The company — which churns out gloves at 35 factories in Asia — said its monthly order levels have surged about 150 percent from pre-pandemic levels. It doesn’t expect to slow down any time soon, with glove demand expected to grow 25 percent next year as the virus remains a constant threat.
The boom didn’t come without growing pains. Top Glove warned of a shortage in March as it struggled to keep up with surging demand, and US Customs and Border Protection officials barred imports from two of its subsidiaries in July over allegations that they used forced labor practices. The company recently said it’s “making good progress” toward having the sanction lifted.
Losers of the coronavirus economy
The virus has made air travel difficult and risky — and airlines have taken a beating as a result. Major American carriers slashed their flight offerings in the spring as passenger traffic all but evaporated.
But while things aren’t as bad as they were in March and April, US airlines’ passenger volumes are still 68 percent below where they were a year ago, according to industry group Airlines for America.
Delta, American and United each lost upwards of $1 billion in the June quarter, while Southwest was $915 million in the red. Their stock prices have collapsed this year — and investment maven Warren Buffett didn’t help when he revealed in May that he’d dumped his stakes in all four carriers.
Some airlines are also planning to cut thousands of workers next month with federal bailout money set to run dry. American has warned it will shrink its workforce by 40,000 people, while United is getting ready to furlough 16,370 workers. Delta, however, has delayed planned pilot furloughs to Nov. 1, according to The Hill.
The pandemic set off a wave of retail bankruptcies that has ensnared a wide range of big-name apparel merchants, from affordable chains such as JCPenney and Century 21 to high-end clothiers including Brooks Brothers and Neiman Marcus. Those came as lockdowns forced non-essential retailers to temporarily close their stores.
Companies that stayed afloat have also struggled — Macy’s, for example, saw its net sales fall more than 40 percent to $6.5 billion in the first half of the year. While retail sales nationwide have recovered to pre-pandemic levels, clothing and accessories sales in July were still about 10 percent below where they were in February, US Census data show.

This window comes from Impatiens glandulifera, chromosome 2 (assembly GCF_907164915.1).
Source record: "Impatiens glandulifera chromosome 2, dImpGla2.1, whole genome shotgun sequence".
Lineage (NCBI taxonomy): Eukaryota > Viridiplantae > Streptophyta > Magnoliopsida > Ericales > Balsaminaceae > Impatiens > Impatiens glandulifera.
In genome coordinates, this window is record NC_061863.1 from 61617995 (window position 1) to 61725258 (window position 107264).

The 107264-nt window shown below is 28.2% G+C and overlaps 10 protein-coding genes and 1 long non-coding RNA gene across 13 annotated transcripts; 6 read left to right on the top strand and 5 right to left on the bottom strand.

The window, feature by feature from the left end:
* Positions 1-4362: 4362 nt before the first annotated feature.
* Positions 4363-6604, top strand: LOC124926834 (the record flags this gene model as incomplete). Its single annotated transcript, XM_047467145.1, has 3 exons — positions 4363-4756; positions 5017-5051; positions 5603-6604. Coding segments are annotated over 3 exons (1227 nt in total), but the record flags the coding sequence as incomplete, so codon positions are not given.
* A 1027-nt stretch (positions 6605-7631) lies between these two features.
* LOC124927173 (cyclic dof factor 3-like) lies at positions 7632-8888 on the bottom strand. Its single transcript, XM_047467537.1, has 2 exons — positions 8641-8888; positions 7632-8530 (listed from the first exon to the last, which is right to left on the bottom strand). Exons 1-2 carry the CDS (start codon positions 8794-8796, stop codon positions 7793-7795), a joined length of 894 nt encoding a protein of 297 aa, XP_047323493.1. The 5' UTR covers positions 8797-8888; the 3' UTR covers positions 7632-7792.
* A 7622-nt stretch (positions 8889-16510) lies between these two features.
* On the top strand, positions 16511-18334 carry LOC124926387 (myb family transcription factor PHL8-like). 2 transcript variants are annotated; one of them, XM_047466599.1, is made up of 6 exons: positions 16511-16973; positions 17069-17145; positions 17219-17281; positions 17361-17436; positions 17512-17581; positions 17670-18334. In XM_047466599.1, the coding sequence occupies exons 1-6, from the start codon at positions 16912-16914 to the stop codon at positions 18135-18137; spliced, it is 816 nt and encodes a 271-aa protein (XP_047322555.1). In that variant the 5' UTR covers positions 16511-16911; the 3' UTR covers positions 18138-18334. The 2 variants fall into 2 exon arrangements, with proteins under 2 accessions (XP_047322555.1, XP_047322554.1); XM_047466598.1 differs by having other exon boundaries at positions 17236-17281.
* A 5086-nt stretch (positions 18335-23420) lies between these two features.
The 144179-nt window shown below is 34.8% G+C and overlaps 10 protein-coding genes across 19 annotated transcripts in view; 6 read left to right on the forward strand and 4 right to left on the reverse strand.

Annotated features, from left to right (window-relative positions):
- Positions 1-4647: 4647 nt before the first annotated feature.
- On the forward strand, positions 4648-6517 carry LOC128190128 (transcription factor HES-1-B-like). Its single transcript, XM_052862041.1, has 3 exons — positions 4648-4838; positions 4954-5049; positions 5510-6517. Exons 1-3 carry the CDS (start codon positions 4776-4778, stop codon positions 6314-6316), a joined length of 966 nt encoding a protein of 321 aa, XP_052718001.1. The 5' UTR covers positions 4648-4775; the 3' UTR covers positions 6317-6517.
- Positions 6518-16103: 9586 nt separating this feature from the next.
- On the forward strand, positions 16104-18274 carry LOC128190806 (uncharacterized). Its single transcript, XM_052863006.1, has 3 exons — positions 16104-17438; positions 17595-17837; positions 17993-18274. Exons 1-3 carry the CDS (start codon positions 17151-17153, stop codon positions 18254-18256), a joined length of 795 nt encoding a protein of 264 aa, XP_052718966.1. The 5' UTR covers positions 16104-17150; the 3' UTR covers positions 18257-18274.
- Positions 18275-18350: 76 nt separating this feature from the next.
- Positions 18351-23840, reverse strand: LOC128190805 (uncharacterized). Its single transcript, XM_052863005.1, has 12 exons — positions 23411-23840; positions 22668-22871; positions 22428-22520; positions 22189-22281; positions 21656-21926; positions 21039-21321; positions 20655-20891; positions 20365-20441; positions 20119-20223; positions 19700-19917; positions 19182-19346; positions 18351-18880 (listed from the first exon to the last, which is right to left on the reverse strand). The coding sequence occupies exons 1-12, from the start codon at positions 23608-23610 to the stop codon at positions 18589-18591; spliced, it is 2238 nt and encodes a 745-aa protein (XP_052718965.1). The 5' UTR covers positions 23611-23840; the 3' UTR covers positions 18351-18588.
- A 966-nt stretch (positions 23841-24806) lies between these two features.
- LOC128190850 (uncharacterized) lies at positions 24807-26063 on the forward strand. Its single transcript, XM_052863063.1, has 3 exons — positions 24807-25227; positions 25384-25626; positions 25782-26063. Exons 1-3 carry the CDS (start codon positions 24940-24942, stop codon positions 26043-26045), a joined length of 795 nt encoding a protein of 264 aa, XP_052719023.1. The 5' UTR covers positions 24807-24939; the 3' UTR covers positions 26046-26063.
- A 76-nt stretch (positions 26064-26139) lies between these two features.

Many of the nation’s eating and drinking joints essentially went into hibernation mode as the spring lockdowns forced them to close their dining rooms — and some may never wake up. More than eight in 10 New York City restaurants and bars were unable to pay their full rent in July, according to a recent survey, and the limited indoor dining set to start Sept. 30 isn’t expected to help much.
Bigger players have suffered, too. Olive Garden parent Darden Restaurants saw its total sales drop 43 percent in the quarter ending May 31, while smaller chains such as Sizzler and Chuck E. Cheese have filed for bankruptcy.
Uber and Lyft have taken a beating as COVID-19 appeared to make passengers uneasy about sharing a car with strangers. Their revenues dropped 29 percent and 61 percent, respectively, from April through June as the number of rides ordered through their apps fell significantly, and both have axed large portions of their workforces.
Uber has made up some ground with its delivery business, which posted a 103 percent revenue gain in the second quarter and will expand with its acquisition of Postmates. And Lyft has pointed to a recent recovery, with rides in July 78 percent higher than April’s levels.
The lockdowns were good for streamers like Netflix but horrible for movie exhibitors that had to shutter their theaters. AMC Entertainment, America’s biggest theater chain, lost almost 99 percent of its revenues in the second quarter — which it called the “most challenging” in its 100-year history — while Regal owner Cineworld swung to a $1.6 billion pre-tax loss in the first half of the year.
The pandemic also forced big studios to push back release dates for blockbuster films, as Disney did this week with “Black Widow” and Steven Spielberg’s “West Side Story.”
Hotels and casinos
COVID fears and travel restrictions have gutted hoteliers just like airlines. Maryland-based Marriott racked up a $154 million operating loss in the second quarter as its hotels emptied out, driving its worldwide occupancy rate down to just 11 percent in early April. And New Jersey-based Wyndham swung to a $174 million net loss for the quarter from a $26 million profit a year before.
The casino industry also took a hit as the pandemic shut down the Las Vegas strip in March. Gambling giant MGM Resorts International saw its net revenues plunge 91 percent to $290 million from April through June, while rival Wynn Resorts’ operating revenues sank almost 95 percent to $85.7 million.
The pandemic hasn’t crippled Google, but it also hasn’t driven it to the same explosive growth as its Big Tech peers. Parent company Alphabet posted its first-ever revenue drop in the second quarter as the virus crisis weighed on the companies that take out ads on Google’s search engine and other services.
The Silicon Valley titan did see “gradual improvement” in its ad business through the quarter, chief financial officer Ruth Porat said in July. Its Google Cloud business was also a bright spot, with its revenues surging some 43 percent to about $3 billion.
With Post wires